yat — which; adaḥ — that; taraṇeḥ — of the sun; maṇḍalam — globe; pratapataḥ — which is always distributing heat; tat — that; vistarataḥ — in terms of width; yojana — a distance of eight miles; ayutam — ten thousand; ācakṣate — they estimate; dvādaśa-sahasram — 20,000 yojanas (160,000 miles); somasya — of the moon; trayodaśa — thirty; sahasram — one thousand; rāhoḥ — of the planet Rāhu; yaḥ — which; parvaṇi — on occasion; tat-vyavadhāna-kṛt — who created an obstruction to the sun and moon at the time of the distribution of nectar; vaira-anubandhaḥ — whose intentions are inimical; sūryā — the sun; candramasau — and the moon; abhidhāvati — runs after them on the full-moon night and the dark-moon day.
The sun globe, which is a source of heat, extends for 10,000 yojanas [80,000 miles]. The moon extends for 20,000 yojanas [160,000 miles], and Rāhu extends for 30,000 yojanas [240,000 miles]. Formerly, when nectar was being distributed, Rāhu tried to create dissension between the sun and moon by interposing himself between them. Rāhu is inimical toward both the sun and the moon, and therefore he always tries to cover the sunshine and moonshine on the dark-moon day and full-moon night.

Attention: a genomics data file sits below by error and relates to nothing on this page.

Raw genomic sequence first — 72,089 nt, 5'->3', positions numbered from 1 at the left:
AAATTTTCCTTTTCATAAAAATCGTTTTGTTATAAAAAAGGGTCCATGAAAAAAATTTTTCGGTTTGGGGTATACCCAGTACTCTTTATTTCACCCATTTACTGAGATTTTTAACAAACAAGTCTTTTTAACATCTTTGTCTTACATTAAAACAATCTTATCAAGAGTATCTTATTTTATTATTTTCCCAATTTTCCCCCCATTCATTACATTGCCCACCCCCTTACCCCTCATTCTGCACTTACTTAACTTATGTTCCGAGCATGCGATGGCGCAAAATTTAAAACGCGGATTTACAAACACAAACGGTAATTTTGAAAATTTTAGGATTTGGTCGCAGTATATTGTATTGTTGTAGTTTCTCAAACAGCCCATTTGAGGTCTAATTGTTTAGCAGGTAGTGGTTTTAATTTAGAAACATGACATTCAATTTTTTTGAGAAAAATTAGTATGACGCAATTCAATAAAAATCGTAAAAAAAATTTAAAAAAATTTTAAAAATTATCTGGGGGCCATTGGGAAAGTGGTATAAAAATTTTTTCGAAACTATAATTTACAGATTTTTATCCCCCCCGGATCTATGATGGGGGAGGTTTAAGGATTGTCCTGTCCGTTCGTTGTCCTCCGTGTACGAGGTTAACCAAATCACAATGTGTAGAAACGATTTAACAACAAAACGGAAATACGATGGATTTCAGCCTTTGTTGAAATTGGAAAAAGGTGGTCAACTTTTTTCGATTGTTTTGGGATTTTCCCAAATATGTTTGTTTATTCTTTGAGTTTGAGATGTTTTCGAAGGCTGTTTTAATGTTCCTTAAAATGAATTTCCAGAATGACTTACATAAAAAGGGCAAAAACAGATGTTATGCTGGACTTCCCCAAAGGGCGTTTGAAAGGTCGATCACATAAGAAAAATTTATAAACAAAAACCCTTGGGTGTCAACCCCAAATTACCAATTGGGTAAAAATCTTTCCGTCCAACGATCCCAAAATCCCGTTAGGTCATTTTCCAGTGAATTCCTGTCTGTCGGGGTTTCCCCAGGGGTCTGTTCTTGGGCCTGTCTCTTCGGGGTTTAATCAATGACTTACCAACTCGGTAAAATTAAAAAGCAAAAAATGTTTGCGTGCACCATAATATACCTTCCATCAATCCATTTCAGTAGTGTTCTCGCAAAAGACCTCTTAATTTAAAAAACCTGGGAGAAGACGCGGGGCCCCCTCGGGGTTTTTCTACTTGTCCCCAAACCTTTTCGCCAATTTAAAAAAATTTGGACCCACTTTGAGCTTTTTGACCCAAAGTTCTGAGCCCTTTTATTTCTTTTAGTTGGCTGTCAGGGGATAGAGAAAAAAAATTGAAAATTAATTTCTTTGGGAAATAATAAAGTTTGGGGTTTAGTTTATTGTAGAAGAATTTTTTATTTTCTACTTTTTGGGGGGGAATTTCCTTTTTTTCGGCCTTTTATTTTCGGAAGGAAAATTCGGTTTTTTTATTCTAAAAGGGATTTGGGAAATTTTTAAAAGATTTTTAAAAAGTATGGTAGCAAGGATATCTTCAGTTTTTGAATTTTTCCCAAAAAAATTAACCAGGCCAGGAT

As stated herein, the sun extends for 10,000 yojanas, and the moon extends for twice that, or 20,000 yojanas. The word dvādaśa should be understood to mean twice as much as ten, or twenty. In the opinion of Vijayadhvaja, the extent of Rāhu should be twice that of the moon, or 40,000 yojanas. However to reconcile this apparent contradiction to the text of the Bhāgavatam, Vijayadhvaja cites the following quotation concerning Rāhu; rāhu-soma-ravīṇāṁ tu maṇḍalā dvi-guṇoktitām. This means that Rāhu is twice as large as the moon, which is twice as large as the sun. This is the conclusion of the commentator Vijayadhvaja.